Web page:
The New Jersey office market is an amalgamation of 565 very diverse municipalities, cities and towns. Its geography is unique, extending from New York City on the north all the way south to Philadelphia. We have urban areas, cities, suburbs, mountains, and of course the Jersey shore. We are often thought of as the country’s largest continuous suburb and we also have the densest population of any State in the US.

So, when describing something as complex as the New Jersey office market, we are by definition talking about a hybrid of multiple markets that sometimes move in tandem, but more frequently do not. I find that the New Jersey office market is simply one of the most diverse and challenging markets to follow anywhere.

Looking from the statistical side, we see that the average vacancy rates for office space Statewide are above twenty percent. This can be an extremely misleading statistic as some areas like Metro Park are at or near full occupancy, while others like Parsippany have vacancy rates that are approaching 30 percent. When comparing office space to industrial space we see the difference here is like night and day, as Industrial properties are on fire with vacancy rates near historic lows.

The majority of New Jersey’s office properties were constructed in the 1970’s and 1980’s. This means that most office buildings were designed before we had cell phones, computers or anyone even heard of the internet. Many of our office buildings still rely on all-electric heating systems using building systems that were designed around the time of the moon landing and the invention of the first electronic calculators. While the majority of our office properties have been very well maintained over the years, with nice lobby and common area retrofits and many generations of office tenants coming and going, the buildings we see today are very similar to the buildings from 50 years ago, both in technology and structure.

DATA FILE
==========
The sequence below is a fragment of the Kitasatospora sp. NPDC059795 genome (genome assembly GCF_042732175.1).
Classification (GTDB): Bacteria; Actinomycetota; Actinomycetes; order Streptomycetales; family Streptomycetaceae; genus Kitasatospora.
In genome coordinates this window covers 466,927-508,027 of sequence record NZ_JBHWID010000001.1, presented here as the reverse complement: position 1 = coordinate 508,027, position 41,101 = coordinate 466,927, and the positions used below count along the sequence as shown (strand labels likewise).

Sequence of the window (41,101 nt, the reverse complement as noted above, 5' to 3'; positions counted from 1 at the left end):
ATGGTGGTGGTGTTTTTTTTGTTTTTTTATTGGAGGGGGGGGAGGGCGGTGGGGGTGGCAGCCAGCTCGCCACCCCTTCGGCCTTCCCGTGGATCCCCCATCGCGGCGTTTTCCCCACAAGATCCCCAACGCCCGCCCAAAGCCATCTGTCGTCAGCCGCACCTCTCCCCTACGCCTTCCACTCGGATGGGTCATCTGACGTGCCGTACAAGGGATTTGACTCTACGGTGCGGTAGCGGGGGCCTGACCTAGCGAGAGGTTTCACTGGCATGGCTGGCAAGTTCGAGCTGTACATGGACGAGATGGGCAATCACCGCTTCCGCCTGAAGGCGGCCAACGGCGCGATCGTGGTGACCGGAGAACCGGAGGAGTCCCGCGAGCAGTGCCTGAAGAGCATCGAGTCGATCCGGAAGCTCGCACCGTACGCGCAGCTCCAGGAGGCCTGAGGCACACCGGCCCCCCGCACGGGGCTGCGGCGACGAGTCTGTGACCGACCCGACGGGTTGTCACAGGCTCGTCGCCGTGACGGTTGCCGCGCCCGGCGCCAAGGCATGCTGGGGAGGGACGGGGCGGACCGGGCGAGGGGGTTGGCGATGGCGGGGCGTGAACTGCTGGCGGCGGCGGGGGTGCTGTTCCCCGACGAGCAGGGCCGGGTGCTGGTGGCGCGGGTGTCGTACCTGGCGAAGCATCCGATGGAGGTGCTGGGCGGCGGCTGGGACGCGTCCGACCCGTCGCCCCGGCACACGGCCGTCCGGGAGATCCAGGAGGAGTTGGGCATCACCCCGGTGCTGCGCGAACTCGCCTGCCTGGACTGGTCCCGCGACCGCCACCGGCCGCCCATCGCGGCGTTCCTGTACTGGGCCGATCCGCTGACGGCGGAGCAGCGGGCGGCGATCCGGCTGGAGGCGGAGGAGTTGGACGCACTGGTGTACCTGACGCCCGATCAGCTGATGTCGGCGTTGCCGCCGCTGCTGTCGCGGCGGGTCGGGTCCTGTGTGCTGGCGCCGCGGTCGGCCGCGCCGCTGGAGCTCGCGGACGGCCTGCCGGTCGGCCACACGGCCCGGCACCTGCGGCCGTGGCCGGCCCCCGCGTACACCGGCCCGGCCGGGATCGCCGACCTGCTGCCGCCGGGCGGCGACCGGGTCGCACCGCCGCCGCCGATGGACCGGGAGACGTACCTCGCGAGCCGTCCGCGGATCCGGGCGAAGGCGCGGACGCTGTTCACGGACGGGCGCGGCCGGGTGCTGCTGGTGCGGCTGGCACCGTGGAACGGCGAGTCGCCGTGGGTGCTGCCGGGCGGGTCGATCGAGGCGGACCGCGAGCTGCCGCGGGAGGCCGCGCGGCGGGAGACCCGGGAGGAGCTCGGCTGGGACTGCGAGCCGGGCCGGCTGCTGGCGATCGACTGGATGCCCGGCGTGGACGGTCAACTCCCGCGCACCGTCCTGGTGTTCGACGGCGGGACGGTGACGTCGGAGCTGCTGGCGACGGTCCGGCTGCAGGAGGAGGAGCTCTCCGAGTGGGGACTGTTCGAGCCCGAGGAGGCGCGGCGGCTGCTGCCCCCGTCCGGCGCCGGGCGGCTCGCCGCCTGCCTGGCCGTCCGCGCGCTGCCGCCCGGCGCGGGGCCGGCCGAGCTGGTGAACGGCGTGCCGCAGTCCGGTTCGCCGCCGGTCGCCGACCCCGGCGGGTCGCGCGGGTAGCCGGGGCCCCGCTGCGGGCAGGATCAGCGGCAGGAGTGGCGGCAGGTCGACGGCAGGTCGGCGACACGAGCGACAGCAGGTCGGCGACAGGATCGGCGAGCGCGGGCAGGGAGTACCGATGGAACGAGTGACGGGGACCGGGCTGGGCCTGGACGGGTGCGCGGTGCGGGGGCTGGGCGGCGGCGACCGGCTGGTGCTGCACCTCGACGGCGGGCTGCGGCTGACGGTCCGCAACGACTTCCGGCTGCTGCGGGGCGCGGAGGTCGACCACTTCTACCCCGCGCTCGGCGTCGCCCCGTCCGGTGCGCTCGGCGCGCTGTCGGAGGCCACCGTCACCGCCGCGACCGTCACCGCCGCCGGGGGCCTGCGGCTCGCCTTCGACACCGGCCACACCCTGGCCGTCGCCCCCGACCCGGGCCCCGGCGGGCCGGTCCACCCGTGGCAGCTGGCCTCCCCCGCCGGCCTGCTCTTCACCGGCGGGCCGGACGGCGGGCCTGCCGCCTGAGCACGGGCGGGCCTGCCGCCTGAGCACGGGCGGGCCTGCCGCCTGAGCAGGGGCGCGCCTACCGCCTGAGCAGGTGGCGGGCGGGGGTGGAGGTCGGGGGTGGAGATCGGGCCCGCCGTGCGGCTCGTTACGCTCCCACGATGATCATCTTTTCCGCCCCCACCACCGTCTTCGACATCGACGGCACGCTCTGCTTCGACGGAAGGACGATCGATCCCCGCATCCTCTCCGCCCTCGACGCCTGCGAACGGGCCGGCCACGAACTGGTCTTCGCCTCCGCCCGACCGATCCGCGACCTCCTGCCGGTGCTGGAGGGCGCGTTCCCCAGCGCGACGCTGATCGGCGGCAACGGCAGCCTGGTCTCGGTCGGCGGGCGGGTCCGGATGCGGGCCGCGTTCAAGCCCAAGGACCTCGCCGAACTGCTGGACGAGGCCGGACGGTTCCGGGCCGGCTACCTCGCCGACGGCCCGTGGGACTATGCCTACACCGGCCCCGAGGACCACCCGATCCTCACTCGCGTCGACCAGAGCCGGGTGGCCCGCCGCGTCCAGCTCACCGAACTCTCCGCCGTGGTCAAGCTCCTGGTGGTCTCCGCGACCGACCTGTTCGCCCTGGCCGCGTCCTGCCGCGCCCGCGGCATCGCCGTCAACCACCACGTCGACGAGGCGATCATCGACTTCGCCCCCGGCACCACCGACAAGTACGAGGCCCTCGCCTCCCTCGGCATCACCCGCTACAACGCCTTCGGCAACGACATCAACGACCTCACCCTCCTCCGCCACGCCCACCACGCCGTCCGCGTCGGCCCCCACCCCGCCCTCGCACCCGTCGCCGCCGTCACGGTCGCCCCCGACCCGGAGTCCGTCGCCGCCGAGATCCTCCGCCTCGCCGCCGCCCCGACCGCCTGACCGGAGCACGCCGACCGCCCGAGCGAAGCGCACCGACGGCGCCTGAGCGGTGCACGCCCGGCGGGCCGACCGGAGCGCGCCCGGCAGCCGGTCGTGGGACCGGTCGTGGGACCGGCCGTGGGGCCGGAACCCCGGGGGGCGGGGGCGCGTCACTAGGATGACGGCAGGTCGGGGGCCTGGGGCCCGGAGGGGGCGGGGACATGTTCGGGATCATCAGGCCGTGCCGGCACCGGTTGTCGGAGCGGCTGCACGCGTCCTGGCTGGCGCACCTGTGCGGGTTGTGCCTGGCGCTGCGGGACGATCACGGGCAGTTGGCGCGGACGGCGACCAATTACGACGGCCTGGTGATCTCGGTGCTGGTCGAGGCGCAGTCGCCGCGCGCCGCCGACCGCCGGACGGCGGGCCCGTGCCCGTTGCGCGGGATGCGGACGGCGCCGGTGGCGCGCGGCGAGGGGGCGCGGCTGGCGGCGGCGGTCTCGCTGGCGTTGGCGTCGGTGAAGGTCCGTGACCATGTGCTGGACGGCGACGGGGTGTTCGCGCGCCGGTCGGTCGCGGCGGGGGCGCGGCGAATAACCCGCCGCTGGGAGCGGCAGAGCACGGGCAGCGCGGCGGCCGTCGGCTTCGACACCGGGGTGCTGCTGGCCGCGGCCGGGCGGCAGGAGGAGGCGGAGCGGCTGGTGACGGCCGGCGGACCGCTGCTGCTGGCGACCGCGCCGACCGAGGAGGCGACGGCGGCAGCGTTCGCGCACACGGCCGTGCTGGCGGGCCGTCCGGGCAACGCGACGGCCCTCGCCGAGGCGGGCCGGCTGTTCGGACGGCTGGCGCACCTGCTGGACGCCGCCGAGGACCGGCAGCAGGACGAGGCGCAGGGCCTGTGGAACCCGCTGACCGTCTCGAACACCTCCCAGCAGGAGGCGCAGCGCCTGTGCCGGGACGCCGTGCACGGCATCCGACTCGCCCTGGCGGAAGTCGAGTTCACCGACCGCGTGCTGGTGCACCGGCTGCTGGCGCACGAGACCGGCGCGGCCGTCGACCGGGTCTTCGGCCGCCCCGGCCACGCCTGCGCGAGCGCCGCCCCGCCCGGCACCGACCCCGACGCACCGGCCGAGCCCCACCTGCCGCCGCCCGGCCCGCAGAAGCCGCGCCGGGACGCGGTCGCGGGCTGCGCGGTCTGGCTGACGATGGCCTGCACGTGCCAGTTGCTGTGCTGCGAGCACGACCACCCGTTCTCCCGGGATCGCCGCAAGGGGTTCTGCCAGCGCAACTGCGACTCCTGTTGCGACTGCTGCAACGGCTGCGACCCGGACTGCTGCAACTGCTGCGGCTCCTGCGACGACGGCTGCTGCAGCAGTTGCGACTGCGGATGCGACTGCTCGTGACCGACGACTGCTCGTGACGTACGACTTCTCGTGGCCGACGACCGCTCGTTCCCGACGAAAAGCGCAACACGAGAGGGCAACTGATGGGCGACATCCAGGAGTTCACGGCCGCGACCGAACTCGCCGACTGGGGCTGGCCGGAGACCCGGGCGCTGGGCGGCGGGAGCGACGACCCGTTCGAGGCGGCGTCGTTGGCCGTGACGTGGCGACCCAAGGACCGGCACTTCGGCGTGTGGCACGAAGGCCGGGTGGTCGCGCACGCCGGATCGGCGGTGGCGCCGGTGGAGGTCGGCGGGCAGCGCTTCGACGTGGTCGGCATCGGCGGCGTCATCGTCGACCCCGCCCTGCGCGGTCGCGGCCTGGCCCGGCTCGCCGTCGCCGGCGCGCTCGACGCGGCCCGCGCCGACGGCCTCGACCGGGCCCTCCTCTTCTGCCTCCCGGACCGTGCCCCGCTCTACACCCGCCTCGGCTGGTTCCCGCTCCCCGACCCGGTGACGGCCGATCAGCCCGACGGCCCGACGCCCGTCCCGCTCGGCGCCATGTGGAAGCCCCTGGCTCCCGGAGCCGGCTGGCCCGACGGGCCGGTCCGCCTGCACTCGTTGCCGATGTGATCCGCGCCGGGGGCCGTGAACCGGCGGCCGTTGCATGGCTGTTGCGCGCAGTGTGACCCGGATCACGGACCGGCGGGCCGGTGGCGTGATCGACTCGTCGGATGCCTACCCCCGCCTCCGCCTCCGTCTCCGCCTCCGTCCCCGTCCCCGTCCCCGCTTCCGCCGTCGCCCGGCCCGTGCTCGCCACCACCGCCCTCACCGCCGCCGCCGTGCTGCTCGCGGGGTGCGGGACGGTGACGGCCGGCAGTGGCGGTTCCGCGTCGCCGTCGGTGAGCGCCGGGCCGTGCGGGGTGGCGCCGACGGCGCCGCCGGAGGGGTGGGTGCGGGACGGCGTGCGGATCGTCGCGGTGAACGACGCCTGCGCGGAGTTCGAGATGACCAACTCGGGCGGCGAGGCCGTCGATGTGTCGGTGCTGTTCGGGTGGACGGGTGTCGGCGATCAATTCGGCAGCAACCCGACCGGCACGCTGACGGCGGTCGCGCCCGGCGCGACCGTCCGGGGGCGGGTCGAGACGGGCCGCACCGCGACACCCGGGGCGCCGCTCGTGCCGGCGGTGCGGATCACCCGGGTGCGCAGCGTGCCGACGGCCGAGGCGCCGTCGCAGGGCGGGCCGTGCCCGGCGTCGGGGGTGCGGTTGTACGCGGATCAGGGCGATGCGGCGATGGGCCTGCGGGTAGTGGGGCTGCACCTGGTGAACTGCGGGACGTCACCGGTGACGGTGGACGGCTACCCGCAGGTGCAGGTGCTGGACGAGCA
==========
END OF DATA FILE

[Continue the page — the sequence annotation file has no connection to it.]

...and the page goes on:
In many parts of the country where new office construction is still ongoing, we learn that a whole new generation of construction systems and materials has taken place. Green building technology is where energy efficiency marries environmentally friendly and sustainable building materials. The new green office buildings are 35 percent more energy efficient. New HVAC systems have more efficient environmental control of air quality resulting in 25 percent less sick days for employees due to colds and flu in winter months. That’s right, 25 percent. That’s a huge cost savings.

The challenge for our State and Federal government is to find ways to economically incentivize Landlords in this State to retrofit our older building infrastructure with newer more energy efficient and environmentally friendly systems. Right now, there is little incentive to upgrade beyond the simple swap of light bulbs. Many buildings are moving from older fluorescents to the newer LED fixtures.

Another challenge is the changing definition of the work space. Most of our office interiors are still using sheetrock partitions for offices. The newer tech companies are leading the way with open work environments, plug and play open bench seating, meeting areas, lounges and sky-high unfinished ceilings. Flex hours, 4-day work weeks and work from home employees may be having an adverse affect on the long term projections for the growth of office space demand.

When navigating through the many diverse markets of a State like New Jersey, it is important for tenants and buyers of commercial property whether renewing the lease or relocating the office to work with an experienced tenant representative—one who has knowledge and access to the most recent availabilities and interactions of all the interweaving markets. Do you want to have an expert who has this knowledge on your side of the table? Why not call us for a free lease review and find out why, at Dickstein Real Estate Services, “Our Difference Is Your Advantage®”.


Lawrence Dickstein

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